Exhibition at Dreitzer features students' photos, sculptures
A wide variety of moods and media is evident in the work
“Dimensions 3,” an exhibition of students’ photography and sculpture, opened recently in the Dreitzer Gallery.
Students from the Introduction to Photography course self-curated their exhibit, titled, “The Ink Can Bury a Blade,” while the sculpture portion of the exhibition, which is untitled, was curated by members of the faculty. Both exhibits will be open until March 22.
Artist-in-Residence Christopher Abrams mentored the three-dimensional design, sculpture and architectural drawers while Lecturer in Fine Arts Scott Wiener mentored the budding photographers.
Several of the sculptures were made out of cardboard, a medium that Abrams’ students became familiar with in the course of two projects.
Students in his “Reinventing the Third Dimension” New Media course first created their pieces in Google SketchUp, then had the cardboard professionally laser-cut. They then assembled the pieces as they saw fit. Students in Introduction to Three-Dimensional Design replicated an everyday object on a different scale using cardboard.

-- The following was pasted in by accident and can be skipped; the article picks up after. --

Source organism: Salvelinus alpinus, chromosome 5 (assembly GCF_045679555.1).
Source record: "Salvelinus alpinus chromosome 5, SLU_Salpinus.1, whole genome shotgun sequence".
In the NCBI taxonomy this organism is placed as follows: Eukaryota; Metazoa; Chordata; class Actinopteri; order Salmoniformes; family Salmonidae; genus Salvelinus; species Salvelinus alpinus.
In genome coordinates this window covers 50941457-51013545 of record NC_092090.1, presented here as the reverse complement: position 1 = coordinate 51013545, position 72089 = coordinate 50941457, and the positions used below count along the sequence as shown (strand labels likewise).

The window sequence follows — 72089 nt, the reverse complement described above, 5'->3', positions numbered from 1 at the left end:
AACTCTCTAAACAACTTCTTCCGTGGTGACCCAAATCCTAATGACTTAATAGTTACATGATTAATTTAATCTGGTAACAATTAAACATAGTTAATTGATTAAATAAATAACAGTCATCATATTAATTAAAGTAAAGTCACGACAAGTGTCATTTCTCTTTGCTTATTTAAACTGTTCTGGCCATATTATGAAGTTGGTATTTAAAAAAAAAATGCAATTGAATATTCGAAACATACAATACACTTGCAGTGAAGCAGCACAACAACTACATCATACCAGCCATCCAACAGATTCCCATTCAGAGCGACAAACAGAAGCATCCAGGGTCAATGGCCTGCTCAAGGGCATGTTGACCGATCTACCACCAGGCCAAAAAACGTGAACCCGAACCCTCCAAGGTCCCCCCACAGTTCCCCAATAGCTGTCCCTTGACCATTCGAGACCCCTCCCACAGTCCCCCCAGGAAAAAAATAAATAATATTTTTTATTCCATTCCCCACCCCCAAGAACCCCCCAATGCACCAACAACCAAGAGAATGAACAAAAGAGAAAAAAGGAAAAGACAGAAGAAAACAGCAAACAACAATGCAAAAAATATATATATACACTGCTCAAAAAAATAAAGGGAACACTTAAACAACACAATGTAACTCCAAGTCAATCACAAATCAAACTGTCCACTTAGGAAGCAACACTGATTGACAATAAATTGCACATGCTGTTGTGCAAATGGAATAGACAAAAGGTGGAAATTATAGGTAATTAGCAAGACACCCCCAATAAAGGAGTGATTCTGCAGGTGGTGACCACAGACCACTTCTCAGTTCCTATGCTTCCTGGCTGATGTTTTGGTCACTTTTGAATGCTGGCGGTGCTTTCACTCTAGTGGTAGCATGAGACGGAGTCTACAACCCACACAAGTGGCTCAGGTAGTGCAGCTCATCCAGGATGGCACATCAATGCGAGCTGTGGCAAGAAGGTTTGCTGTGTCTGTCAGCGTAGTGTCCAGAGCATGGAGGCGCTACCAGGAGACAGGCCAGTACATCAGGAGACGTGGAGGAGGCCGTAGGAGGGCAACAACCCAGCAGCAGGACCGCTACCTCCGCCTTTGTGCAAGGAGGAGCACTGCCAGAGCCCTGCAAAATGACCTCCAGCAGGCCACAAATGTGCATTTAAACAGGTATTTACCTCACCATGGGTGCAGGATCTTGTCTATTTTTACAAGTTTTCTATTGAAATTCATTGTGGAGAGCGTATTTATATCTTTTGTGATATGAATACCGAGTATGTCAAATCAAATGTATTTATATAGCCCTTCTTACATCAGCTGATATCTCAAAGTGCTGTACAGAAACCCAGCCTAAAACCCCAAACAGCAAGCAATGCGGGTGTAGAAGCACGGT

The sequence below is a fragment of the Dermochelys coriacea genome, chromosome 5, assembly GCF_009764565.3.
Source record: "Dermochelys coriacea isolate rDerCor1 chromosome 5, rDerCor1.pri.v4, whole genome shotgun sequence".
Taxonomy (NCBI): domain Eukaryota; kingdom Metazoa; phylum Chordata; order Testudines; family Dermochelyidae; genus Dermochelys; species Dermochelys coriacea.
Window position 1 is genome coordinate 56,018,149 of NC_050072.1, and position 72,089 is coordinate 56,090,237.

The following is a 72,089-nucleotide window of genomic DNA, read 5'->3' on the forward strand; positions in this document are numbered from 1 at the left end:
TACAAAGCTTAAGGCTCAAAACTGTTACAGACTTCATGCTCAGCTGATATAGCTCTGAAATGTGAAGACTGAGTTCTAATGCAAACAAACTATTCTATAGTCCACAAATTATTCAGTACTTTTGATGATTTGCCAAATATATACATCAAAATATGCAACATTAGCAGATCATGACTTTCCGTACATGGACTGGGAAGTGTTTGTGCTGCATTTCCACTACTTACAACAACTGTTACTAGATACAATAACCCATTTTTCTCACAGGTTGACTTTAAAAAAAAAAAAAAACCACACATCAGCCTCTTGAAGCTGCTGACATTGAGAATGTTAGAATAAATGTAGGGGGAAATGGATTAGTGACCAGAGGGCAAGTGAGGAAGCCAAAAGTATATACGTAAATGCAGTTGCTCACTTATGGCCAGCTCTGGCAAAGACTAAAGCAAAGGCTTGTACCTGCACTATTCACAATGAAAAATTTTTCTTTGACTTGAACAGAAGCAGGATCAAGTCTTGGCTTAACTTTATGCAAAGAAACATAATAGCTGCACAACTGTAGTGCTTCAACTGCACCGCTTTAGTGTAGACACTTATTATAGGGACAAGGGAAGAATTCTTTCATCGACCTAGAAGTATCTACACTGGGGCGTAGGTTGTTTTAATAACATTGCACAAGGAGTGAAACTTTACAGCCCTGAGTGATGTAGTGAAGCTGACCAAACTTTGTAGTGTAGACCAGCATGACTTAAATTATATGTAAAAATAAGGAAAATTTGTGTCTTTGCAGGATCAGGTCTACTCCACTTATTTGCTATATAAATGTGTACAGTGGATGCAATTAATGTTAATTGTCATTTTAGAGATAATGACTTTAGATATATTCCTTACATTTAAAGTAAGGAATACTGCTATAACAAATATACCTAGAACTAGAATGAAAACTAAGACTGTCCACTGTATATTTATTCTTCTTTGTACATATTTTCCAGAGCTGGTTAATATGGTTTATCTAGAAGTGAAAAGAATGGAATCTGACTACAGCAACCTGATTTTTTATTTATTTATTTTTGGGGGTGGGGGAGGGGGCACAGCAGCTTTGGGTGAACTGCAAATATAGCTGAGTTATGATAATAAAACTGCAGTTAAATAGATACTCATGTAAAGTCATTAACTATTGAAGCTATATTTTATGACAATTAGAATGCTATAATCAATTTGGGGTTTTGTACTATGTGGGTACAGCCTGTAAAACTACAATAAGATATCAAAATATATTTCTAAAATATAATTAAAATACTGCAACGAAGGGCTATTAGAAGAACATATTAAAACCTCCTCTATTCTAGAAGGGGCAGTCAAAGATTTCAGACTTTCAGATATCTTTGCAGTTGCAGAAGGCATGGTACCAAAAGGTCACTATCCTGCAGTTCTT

“These classes are about entertaining those left turns that occur in the process of making something and embracing mistakes,” Abrams said. “It’s a different way to learn.”
Other works completed by students in Architectural Drawing and Design, Intermediate Sculpture II and Sculpture in the Age of New Media vary in size, shape, and medium, which ranges from wires to clay molds.
Joseph Jacobowitz ’14, Anna Yatskar ’14 and Sofia Retta ’15 took leadership of “The Ink Can Bury a Blade” exhibit, which is mounted on the wall opposite the sculptures. According to their description, the photographs attempt to capture “such overwhelming and terrifying might that we temporarily neglect our sense of self and feel awe and security rather than fear.” Wiener helped them refine their ideas and image selections.
In an attempt to “command our individual formal and theoretical purposes” as photographers, the students’ description says, the exhibition addresses contrary notions of “vulnerability and power, serenity and chaos, closeness and detachment.”
“During last fall and spring semesters I began to notice a trend toward the unsettling in much of the student photographic work,” said Wiener. “The title for the show is a case in point; it reflects the printer's ink and its masking or burial of 'the unsettling' beneath the photographed subjects, which find their expression in the seven series on display.”